Using the wrong word

Discussion in 'Linguistics' started by Oli, Apr 3, 2009.

  1. Oli Heute der Enteteich... Registered Senior Member

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    11,888
    This came out of I Push Wood's mispronunciation thread.

    I've already mentioned a British tendency to use then for than, which annoys me, but there other, to my mind more insidious, misuses.

    Infer for imply is becoming very common, even to the extent that I've spoken to people that claimed to have never noticed a difference in meaning.

    Incredulous for incredible.

    And discrete for discreet (or vice versa) - this last once happened in a technical specification, I pointed it out just before design started and saved the company quite a bit of money on it.

    Any others?
     
    Last edited: Apr 3, 2009
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  3. wynn ˙ Valued Senior Member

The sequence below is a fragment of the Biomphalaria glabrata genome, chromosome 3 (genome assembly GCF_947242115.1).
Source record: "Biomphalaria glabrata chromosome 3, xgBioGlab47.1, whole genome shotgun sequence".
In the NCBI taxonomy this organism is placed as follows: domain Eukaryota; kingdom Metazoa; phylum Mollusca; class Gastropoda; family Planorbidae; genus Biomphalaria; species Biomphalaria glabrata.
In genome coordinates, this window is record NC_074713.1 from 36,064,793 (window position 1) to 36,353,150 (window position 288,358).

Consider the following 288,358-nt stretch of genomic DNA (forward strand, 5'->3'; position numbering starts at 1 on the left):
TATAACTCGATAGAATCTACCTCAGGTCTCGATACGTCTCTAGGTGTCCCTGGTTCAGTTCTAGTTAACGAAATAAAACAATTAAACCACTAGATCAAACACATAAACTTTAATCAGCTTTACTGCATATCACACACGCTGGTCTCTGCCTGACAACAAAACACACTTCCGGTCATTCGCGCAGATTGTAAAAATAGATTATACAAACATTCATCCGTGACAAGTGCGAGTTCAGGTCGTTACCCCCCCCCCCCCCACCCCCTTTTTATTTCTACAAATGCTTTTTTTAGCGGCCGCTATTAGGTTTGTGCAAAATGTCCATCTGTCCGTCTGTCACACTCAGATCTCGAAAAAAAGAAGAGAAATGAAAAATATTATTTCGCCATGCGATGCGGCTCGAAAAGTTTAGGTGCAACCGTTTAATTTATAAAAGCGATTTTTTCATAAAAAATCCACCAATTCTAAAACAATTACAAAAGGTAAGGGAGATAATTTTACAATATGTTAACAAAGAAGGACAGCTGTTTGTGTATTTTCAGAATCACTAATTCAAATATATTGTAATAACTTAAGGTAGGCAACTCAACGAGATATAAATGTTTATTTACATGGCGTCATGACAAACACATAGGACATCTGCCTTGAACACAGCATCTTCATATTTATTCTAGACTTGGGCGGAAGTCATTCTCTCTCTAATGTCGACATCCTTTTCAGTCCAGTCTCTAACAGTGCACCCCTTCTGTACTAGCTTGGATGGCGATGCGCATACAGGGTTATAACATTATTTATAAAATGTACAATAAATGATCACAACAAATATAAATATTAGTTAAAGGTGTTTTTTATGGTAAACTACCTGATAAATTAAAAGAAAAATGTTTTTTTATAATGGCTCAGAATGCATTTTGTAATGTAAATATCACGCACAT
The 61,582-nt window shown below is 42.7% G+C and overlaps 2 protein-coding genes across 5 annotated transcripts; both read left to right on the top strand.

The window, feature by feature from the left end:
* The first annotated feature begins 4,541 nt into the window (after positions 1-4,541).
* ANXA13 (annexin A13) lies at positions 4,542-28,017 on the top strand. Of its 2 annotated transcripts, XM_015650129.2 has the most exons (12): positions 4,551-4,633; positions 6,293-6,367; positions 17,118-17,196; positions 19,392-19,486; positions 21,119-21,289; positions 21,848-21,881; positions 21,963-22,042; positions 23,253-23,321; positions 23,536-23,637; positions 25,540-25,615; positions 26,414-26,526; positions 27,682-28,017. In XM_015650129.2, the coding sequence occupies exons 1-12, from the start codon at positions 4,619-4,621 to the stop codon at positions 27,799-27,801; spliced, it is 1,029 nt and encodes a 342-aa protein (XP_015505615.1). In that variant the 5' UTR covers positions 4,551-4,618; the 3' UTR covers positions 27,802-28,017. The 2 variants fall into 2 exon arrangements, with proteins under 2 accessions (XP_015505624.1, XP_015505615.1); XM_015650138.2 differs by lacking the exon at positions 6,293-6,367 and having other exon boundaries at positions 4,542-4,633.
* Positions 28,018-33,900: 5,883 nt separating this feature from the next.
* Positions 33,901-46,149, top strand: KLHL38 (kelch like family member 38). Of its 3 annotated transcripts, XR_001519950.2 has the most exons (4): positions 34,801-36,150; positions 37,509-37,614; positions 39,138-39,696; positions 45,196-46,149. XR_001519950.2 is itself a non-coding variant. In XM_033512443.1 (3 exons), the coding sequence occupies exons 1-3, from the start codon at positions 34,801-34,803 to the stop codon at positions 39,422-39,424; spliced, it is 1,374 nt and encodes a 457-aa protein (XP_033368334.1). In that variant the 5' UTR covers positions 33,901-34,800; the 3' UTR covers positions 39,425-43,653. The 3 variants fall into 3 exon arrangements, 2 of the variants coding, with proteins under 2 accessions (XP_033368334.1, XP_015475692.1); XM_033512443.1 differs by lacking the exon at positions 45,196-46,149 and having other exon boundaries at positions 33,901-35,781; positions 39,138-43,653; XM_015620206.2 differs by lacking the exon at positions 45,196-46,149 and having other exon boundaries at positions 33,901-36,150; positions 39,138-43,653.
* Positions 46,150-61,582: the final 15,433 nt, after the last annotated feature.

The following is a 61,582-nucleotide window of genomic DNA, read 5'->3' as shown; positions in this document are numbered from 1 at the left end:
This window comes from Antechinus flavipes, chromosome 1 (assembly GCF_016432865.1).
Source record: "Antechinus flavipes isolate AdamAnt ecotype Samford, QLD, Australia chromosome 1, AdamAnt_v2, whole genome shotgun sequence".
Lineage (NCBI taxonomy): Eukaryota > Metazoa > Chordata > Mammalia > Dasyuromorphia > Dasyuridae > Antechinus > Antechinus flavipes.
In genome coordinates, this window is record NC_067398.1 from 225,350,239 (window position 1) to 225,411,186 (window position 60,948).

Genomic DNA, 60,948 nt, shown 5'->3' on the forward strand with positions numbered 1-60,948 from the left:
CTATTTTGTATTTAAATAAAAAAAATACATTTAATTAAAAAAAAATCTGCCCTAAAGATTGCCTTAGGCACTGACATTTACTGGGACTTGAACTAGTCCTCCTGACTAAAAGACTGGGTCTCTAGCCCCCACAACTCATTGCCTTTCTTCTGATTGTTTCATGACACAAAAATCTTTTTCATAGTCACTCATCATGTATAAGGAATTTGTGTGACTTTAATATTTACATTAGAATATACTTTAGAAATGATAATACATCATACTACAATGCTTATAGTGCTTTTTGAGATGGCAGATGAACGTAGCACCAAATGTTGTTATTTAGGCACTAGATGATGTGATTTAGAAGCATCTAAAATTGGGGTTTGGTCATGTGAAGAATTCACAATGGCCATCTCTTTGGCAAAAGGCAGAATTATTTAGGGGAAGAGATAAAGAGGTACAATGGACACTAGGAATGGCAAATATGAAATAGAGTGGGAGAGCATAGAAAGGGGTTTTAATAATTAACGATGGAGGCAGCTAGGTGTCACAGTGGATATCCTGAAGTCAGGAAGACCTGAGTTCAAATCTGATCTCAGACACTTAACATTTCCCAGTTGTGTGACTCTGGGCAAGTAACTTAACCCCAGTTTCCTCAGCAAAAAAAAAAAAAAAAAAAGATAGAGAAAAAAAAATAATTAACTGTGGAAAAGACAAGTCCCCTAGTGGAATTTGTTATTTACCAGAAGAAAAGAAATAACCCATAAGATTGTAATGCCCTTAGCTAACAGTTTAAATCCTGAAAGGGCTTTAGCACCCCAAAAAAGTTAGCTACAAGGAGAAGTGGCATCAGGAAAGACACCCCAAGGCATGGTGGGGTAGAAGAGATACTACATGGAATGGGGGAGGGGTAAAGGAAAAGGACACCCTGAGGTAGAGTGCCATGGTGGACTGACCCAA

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    Not distinguishing between 'effective' and 'efficient'.
     
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  5. Jozen-Bo The Wheel Spinning King!!! Registered Senior Member

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    Oli and idiot...I get these two confused all the time!
     
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  7. Meursalt Comatose Registered Senior Member

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    Good thread.

    The only point of contention I have is that I was completely unaware that it was the British who started the "then" for "than" business. I assumed it was an American thing, if only because I'm Australian and have seen far too much American influence upon language to lay blame anywhere else as a natural consequence.